California is the largest state in the country and a bastion of progressivism. It’s the Left coast. Democrats total dominate state politics, and to be honest—the Republicans are not much better. They’re more Democrat-lite. The California GOP is pretty much dead, but that doesn’t mean there isn’t drama. The state legislature was rattled by sexual harassment allegations. In the Me Too era, one such allegation forced California State Party chair, Eric Bauman, to resign. So, at the state party convention, which was held last week, the party was a mess, but no one wanted to admit it. Vice News Michael Moynihan ventured into ground zero, where he saw a public united front, but behind the scenes the makings of a vicious civil war between the establishment and far left wings of the party. 2020 candidate John Hickenlooper was booed for saying socialism wasn’t the way forward. Moynihan also noted that single-payer health care and impeachment were also issues where the party seemed to fracture.
Single-payer has been a hot issue, especially in the Golden State. A single-payer proposal was scuffled by California Democrats in 2017 over concerns about cost and how they would pay for it. This led to Democratic lawmakers being the subject of death threats, even though The Washington Post also trashed the proposal as being one that was ruinously expensive. Then, came the tar and feathering of incumbent Democratic Sen. Dianne Feinstein, who failed to win her party’s endorsement in 2018; she won anyway. Still, it showed the growing tension within the party, especially with its uber-liberal grassroots that share one thing in common with Donald Trump: They want to smash the system. Last year’s convention was equally rambunctious by the way.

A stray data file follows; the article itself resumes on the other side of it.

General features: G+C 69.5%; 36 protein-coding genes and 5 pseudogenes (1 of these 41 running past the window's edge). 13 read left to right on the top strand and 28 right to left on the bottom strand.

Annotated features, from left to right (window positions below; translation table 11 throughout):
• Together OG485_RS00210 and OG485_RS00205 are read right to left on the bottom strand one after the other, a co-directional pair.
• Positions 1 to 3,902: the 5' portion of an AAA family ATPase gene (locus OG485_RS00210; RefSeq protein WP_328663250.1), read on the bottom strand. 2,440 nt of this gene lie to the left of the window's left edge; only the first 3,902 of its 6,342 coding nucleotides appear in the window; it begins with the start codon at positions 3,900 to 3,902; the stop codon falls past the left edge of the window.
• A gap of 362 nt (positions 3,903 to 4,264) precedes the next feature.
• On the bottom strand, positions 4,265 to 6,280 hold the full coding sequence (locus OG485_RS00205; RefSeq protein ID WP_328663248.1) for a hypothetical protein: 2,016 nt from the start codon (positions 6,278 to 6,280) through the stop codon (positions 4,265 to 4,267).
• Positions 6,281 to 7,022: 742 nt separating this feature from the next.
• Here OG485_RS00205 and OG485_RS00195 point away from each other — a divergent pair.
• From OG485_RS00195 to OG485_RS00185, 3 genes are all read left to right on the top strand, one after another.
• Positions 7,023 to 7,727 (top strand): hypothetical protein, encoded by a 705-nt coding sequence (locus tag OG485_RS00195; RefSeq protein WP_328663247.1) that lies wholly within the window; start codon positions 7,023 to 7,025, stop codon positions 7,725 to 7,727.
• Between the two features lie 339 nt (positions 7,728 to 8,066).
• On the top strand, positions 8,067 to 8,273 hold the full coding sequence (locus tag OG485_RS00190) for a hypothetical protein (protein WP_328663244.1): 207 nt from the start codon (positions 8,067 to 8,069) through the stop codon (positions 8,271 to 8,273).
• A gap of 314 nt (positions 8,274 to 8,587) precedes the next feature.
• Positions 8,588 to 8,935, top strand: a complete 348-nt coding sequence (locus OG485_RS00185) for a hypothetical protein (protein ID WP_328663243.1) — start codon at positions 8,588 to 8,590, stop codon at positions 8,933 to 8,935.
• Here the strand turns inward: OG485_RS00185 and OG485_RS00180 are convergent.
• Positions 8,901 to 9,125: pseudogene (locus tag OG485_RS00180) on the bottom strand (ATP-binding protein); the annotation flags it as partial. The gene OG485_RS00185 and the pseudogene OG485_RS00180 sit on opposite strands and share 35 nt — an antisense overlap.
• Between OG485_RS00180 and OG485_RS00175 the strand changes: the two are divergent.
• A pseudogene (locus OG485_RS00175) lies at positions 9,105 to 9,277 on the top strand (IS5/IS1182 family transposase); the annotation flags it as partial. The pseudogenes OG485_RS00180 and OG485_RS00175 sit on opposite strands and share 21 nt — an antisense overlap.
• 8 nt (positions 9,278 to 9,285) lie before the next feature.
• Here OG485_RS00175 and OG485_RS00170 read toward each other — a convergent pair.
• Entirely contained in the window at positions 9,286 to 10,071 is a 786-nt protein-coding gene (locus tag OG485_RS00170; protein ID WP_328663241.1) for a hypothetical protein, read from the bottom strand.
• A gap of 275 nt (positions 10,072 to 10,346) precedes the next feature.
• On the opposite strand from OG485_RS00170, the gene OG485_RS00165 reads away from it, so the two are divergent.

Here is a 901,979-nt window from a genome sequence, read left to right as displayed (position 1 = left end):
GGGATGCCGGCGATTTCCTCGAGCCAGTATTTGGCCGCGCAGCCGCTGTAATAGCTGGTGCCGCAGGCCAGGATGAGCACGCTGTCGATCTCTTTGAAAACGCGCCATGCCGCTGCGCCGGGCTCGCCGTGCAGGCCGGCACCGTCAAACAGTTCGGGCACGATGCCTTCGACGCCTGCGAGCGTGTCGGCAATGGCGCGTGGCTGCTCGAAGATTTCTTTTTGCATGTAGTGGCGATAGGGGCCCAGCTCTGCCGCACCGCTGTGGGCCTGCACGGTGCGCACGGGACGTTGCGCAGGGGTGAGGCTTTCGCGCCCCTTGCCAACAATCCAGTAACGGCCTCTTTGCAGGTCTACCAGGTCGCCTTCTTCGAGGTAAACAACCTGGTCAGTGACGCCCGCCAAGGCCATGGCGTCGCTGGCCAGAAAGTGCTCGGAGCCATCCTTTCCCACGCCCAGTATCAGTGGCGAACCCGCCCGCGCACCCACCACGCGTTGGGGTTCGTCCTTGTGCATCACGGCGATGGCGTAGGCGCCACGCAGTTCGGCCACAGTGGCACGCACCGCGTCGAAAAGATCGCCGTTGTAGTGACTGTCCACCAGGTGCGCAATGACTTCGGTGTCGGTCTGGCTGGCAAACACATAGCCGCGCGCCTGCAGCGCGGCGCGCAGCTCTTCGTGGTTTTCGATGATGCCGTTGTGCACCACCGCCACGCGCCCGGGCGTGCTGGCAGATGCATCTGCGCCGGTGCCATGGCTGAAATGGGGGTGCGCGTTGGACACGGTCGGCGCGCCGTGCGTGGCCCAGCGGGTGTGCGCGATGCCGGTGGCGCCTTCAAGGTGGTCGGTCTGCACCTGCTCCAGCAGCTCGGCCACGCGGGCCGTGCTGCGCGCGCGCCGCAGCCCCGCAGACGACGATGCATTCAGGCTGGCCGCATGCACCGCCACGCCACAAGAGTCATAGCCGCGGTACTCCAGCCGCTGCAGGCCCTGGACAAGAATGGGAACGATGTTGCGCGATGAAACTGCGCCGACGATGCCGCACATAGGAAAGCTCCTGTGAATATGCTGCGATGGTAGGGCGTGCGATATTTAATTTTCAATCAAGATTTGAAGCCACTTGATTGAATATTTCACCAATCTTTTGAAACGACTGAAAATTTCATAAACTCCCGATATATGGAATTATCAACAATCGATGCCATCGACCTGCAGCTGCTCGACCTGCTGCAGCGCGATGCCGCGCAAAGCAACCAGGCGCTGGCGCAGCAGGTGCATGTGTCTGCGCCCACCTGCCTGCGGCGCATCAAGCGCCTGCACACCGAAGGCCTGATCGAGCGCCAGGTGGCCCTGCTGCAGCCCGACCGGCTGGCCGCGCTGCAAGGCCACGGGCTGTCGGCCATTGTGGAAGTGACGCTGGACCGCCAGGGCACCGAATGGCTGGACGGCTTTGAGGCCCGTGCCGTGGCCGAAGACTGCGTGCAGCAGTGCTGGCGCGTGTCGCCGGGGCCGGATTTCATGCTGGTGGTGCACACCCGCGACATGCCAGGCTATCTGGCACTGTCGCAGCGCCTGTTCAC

And yes, Kimberly Ellis, the failed state party chair candidate who lost by 62 votes last time, was the focus of Vice News’ video in this snake pit. Ellis described the party as one that was tattered, fraught with internal issues and did not, as Vice put it, mince words, running contrary to what other officials were telling Moynihan. Think the meme of the dog holding the coffee cup while the entire room is ablaze around him saying, “this is fine” or better yet the flaming Elmo GIF. In some ways, given what is seen on video, it’s like the California Democratic Party is more like that fake border village across the 38thparallel in the Korean peninsula. It’s quite the tribute to political propaganda. The building may have lights on, but there’s no one home—literally. It was built to entice South Koreans to defect into their hellhole. For California Democrats, they may be selling that the village—their agenda and party cohesion—is fine, but we see the windows…painted on the walls as if actual ones exist there. We see the lights are on, with remarks about how the party isn’t broken, something that Nancy Pelosi’s daughter contends when interviewed, but the bickering behind the curtains could show that there are no walls or floors. It’s a shell. In short, just because a state achieves de facto single-party rule doesn’t mean drama llamas can overtake it. In fact, that’s a prime environment for corruption and malfeasance to thrive (via Vice News):
Activist candidate Kimberly Ellis wanted to push the party further to the left — which is likely why she lost to labor leader Rusty Hicks on Saturday for the coveted position.
Before the election Ellis had harsh words about the party infighting, calling it a “toxic culture” rife with abuse, bullying, harassment, and retaliation.
But while Democrats were seething behind the scenes, they publicly spoke of a united front. “My hope is that we don’t use our sharp elbows on one another — that we actually save them for the real fights that we have ahead,” Hicks said.
But even after the results came in, Ellis didn’t mince words about her more centrist colleagues. "There are those of us who have a value set that says that we should value people and we should value our planet, that we should be fighting for fairness and justice and equality for everyone. And there are those who want to take a more incremental approach to that kind of change. And I think that was on full display tonight as it was two years ago."
If there is one thing about Democratic bloodsports, they don’t end pretty or quickly.